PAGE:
By Laurel-Lea Shannon
Bike stores will tell you to replace your helmet every 3 years. Manufacturers say every 5 years. But the real answer is: It depends. A bicycle helmet is made of styrofoam covered with a thin plastic shell. How long it lasts depends on how much it’s used and how well you care for it.
Retire your helmet if:
1) You’ve crashed. Even if the helmet looks undamaged, any impact compresses the foam, making it less resistant for the next crash.
2) Your helmet is 5 years old and beat up. Maybe it’s just been dropped a few too many times, or left out in the rain. If your helmet is 5 years old and hasn’t received the appropriate TLC, replace it.
3) The plastic shell is cracked. The hard outer shell of your helmet does two things. It spreads the impact of a crash over a larger area, and it protects the inner styrofoam—the part of the helmet that protects your noggin in a fall. If there are cracks in the plastic shell, replace the helmet.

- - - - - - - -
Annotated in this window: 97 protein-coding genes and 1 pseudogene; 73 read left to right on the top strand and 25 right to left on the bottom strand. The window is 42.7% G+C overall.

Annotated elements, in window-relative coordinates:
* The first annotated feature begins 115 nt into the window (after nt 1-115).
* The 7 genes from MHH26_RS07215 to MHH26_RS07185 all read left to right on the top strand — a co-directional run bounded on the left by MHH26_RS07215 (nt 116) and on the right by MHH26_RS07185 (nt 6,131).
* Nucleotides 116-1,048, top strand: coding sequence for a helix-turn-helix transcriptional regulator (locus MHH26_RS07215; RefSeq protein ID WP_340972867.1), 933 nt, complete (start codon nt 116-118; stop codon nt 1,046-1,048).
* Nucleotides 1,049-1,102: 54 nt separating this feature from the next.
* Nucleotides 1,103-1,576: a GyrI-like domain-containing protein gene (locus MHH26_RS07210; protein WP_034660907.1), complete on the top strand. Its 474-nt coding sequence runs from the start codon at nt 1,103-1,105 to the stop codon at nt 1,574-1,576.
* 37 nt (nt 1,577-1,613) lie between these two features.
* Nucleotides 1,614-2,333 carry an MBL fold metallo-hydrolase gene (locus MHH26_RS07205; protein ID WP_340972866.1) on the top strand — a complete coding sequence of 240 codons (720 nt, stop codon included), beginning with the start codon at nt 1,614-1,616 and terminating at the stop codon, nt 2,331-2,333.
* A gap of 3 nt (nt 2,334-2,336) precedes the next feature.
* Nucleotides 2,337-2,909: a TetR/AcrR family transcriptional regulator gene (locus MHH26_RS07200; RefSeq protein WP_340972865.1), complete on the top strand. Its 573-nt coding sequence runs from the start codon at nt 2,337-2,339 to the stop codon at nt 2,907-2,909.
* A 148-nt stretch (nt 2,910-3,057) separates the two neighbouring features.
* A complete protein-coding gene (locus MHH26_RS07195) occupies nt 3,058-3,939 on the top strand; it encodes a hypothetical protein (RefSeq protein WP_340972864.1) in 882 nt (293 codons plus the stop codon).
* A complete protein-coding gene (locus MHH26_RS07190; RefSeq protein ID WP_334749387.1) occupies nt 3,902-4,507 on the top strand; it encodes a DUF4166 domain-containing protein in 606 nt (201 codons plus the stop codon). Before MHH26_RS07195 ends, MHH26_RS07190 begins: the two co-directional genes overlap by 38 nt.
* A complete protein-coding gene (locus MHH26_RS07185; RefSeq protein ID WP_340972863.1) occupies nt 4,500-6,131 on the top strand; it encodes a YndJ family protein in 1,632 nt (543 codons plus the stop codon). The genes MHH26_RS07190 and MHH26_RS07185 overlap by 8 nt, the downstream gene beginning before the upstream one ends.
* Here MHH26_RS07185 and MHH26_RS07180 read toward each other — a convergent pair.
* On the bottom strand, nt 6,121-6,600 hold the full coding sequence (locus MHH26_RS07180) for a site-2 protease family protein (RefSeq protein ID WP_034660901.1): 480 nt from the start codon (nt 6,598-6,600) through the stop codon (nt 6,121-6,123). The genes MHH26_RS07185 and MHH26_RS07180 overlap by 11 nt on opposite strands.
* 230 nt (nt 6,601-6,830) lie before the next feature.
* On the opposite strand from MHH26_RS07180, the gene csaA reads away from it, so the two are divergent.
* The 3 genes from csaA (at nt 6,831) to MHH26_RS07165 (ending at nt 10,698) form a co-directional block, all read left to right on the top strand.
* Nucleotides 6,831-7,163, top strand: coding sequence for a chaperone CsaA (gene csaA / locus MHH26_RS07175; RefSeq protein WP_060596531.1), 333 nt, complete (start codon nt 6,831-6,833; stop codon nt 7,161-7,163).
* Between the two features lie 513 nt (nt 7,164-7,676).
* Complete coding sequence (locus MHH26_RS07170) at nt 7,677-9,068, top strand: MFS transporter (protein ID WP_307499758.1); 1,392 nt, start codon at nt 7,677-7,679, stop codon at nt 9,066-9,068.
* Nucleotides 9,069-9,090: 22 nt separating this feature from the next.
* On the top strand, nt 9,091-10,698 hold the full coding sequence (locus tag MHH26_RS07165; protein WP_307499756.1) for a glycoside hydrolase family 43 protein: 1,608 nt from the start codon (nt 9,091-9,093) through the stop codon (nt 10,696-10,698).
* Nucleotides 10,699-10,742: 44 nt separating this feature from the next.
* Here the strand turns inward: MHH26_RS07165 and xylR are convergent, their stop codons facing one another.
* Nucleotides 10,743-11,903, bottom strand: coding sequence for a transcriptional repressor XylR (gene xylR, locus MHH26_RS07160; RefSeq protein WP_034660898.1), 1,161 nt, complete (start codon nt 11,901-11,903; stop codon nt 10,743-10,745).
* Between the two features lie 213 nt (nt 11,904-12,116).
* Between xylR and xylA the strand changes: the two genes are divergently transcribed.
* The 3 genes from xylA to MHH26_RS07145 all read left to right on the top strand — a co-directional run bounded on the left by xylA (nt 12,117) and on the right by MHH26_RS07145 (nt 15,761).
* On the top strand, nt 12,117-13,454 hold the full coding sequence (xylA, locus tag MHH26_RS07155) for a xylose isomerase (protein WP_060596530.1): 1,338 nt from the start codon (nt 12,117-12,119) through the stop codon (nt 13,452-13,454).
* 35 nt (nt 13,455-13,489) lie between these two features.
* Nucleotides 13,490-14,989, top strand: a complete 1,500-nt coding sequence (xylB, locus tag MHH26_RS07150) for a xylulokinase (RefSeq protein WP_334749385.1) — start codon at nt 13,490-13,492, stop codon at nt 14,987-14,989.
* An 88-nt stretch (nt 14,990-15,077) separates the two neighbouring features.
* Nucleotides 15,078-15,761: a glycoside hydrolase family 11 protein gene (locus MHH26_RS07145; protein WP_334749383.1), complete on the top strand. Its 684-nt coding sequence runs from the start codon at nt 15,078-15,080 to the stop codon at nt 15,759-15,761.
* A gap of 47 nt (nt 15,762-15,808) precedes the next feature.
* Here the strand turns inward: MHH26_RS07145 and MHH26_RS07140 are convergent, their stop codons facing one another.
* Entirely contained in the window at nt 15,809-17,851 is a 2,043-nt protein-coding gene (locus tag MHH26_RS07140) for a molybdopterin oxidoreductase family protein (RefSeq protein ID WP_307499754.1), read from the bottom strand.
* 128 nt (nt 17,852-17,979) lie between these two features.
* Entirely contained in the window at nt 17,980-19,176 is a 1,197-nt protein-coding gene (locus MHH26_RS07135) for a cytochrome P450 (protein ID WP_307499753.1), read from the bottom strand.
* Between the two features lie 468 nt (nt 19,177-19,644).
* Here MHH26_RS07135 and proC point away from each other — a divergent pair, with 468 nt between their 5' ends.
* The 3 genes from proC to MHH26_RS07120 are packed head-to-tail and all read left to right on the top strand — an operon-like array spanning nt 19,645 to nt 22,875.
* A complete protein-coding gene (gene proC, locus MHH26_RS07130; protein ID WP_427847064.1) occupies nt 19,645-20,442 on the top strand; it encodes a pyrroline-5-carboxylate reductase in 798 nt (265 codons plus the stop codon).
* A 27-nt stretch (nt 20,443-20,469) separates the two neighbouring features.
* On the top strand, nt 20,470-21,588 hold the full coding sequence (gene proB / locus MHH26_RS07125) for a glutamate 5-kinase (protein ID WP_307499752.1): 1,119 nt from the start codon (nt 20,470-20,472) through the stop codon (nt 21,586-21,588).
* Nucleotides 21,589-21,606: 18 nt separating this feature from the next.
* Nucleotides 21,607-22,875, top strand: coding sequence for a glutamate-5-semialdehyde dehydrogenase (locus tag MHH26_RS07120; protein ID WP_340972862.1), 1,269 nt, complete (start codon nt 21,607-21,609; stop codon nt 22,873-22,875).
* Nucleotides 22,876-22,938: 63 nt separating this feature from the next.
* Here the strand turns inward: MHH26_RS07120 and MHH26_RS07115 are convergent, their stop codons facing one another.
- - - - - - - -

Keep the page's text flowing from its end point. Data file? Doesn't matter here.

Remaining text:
4) The styrofoam is soft or crumbly. Exposure to temperature extremes can cause the foam to deteriorate. Exposing your helmet to extreme temperatures, like storing it in a garage, or leaving it outside, makes the styrofoam brittle. Examine the foam to make sure it’s firm. If it’s soft and crumbly, or cracked, replace the helmet.
5) The straps are worn. No matter how good a condition the shell and styrofoam are in, they aren’t going to help you in a fall if your helmet doesn’t stay on. Straps can get worn and frayed. Check them where they insert into the helmet and around your chin and ears. If you notice any fraying, replace the helmet.
6) The strap buckles are cracked. While you’re checking the straps, carefully inspect the buckles. If they’re cracked, replace the helmet.
For more information about bicycle helmets, visit helmets.org.
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